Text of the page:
Kenyan Intervention in Somalia Will Have Minimal Effect on Piracy

Kenya has entered into Somali-territory and is making slow progress northward. As yet, it is not entirely clear what military objective Kenya seeks to obtain. At its outset, the Kenyan government justified the incursion based upon recent kidnappings of foreign tourists and aid-workers, asserting that they were all the work of al-Shabaab. However, It appears that only the latter attack on Spanish aid workers for the charity MSF can be attributed to al-Shabaab. While the other two attacks on tourists near Lamu were likely the work of pirates/armed bandits. More recently, sources in the Kenyan military have asserted:

Kenya’s military says it plans to remain in Somalia until the Shabab’s capacity is “reduced” and Somalia’s weak, American-backed transitional government is able to function.

The more immediate goal appears to be to take the port town of Kismayu, one of Somalia’s biggest towns and a major money-earner for the Shabab. The United States and France have joined in this fight, emboldened by the success of using air power to assist foreign ground troops in Libya. The Kenyan incursion into Somalia falls within the U.S.’s fight against the Shabaab which until now was limited to targeted drone strikes in the Shabaab controlled areas.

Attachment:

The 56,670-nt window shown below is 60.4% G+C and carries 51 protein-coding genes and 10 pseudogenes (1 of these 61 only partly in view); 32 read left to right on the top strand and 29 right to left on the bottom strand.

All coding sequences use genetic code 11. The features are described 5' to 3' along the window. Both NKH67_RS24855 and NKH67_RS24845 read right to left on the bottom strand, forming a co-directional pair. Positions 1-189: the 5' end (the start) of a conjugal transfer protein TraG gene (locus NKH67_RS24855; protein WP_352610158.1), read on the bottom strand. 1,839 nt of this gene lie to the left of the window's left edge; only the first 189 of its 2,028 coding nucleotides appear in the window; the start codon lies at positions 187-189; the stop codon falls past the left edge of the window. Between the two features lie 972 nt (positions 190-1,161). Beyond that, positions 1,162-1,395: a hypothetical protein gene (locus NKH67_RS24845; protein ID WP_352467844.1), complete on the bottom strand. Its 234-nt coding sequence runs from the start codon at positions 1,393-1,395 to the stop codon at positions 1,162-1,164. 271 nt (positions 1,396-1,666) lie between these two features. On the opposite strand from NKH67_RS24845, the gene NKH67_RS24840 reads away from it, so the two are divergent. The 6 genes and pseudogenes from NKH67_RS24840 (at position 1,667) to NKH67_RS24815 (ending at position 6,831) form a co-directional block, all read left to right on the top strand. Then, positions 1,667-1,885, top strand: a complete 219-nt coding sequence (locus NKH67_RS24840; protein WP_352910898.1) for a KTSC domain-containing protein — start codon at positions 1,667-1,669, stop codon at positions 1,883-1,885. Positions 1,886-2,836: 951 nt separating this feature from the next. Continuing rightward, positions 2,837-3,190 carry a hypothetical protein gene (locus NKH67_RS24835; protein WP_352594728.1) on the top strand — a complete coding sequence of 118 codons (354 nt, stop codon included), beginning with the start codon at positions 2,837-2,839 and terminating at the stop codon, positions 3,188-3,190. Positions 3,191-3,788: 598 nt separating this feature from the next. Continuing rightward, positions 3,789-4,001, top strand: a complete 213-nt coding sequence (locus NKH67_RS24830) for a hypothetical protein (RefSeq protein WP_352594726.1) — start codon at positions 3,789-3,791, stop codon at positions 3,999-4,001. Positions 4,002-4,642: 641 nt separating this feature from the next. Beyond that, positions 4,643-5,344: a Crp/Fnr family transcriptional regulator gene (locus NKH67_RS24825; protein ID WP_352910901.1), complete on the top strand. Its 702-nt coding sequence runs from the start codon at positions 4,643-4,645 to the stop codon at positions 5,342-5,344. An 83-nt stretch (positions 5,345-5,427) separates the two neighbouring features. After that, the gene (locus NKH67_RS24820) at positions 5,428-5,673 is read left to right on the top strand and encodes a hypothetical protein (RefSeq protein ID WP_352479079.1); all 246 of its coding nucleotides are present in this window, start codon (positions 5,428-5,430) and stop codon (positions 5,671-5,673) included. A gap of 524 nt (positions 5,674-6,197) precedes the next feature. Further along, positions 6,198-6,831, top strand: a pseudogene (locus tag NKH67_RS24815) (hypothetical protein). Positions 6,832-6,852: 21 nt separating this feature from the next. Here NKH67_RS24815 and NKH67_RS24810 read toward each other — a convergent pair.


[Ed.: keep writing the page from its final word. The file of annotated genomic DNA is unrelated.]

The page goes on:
Although principally a military intervention against the Shabaab, this is also an opportunity for Kenya to root-out pirates based in the south of Somalia and to discourage any further attacks on tourist-areas on its coast. While the Shabaab was initially hostile to pirates, asserting piracy was contrary to Islam, it appears Shabaab has become more tolerant of pirate gangs in view of the revenue they can produce. They are not working together, but appear to have reached a détente.

It is possible that Kenya’s intervention will prevent further pirate attacks in its coastal tourist areas. However, the vast majority of pirate attacks at sea originate in the breakaway region of Puntland, far to the north of the Shabaab controlled areas. Therefore, Kenya’s incursion into Somalia, while perhaps limiting attacks on tourists in Lamu, will not have any meaningful impact on attacks in international waters which have so affected commercial shipping.

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